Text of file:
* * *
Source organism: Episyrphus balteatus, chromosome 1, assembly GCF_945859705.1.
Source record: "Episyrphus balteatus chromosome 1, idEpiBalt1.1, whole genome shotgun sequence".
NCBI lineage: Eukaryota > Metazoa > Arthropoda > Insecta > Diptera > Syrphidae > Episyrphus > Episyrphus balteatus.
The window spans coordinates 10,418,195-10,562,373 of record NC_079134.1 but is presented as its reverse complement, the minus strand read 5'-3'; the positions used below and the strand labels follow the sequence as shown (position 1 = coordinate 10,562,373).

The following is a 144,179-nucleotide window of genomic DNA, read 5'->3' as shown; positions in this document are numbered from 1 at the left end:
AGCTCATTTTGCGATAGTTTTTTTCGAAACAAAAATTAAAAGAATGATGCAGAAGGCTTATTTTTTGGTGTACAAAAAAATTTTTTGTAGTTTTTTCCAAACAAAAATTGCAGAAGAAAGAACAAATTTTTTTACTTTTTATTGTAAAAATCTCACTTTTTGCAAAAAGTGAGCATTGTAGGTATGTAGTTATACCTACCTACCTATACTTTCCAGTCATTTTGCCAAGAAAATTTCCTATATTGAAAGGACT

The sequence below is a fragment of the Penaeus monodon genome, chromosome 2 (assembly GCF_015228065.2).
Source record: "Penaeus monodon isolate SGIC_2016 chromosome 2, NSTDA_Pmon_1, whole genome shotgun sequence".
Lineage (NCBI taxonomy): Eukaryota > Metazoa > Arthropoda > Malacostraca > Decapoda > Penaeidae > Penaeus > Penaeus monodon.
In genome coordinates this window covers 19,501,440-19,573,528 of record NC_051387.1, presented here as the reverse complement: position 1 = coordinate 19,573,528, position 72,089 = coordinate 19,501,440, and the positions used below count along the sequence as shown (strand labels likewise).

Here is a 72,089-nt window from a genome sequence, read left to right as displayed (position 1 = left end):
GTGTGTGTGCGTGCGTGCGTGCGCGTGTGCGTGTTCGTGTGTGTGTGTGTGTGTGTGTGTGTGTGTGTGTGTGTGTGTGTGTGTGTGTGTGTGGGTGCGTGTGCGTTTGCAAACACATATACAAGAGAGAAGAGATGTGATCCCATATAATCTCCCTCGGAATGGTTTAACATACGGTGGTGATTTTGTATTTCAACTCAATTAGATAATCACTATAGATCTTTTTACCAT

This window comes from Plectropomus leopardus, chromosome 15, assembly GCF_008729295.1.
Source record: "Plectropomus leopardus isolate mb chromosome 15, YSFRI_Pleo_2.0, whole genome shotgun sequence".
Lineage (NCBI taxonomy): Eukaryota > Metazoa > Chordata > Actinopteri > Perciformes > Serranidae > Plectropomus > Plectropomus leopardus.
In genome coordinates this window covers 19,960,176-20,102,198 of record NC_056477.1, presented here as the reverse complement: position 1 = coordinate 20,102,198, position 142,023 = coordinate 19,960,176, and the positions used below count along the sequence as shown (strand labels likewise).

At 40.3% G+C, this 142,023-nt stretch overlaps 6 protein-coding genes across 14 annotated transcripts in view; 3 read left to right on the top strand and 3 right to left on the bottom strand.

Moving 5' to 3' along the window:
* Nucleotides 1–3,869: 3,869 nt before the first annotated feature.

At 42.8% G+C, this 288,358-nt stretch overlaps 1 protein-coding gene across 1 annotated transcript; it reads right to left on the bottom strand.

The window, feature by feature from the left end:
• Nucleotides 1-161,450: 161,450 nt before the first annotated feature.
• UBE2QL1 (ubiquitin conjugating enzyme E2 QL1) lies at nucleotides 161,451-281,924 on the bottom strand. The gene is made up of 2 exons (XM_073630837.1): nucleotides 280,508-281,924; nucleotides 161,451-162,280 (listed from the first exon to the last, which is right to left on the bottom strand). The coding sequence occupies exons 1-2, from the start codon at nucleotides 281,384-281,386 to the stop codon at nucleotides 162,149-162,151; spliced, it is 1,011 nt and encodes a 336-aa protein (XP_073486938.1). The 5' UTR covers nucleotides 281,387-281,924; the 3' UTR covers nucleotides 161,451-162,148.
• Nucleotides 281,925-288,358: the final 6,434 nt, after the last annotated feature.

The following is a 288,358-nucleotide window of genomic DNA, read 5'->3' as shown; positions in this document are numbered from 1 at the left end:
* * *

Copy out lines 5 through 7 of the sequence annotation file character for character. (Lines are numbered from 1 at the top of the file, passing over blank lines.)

The following is a 144,179-nucleotide window of genomic DNA, read 5'->3' as shown; positions in this document are numbered from 1 at the left end:
AGCTCATTTTGCGATAGTTTTTTTCGAAACAAAAATTAAAAGAATGATGCAGAAGGCTTATTTTTTGGTGTACAAAAAAATTTTTTGTAGTTTTTTCCAAACAAAAATTGCAGAAGAAAGAACAAATTTTTTTACTTTTTATTGTAAAAATCTCACTTTTTGCAAAAAGTGAGCATTGTAGGTATGTAGTTATACCTACCTACCTATACTTTCCAGTCATTTTGCCAAGAAAATTTCCTATATTGAAAGGACT

The sequence below is a fragment of the Penaeus monodon genome, chromosome 2 (assembly GCF_015228065.2).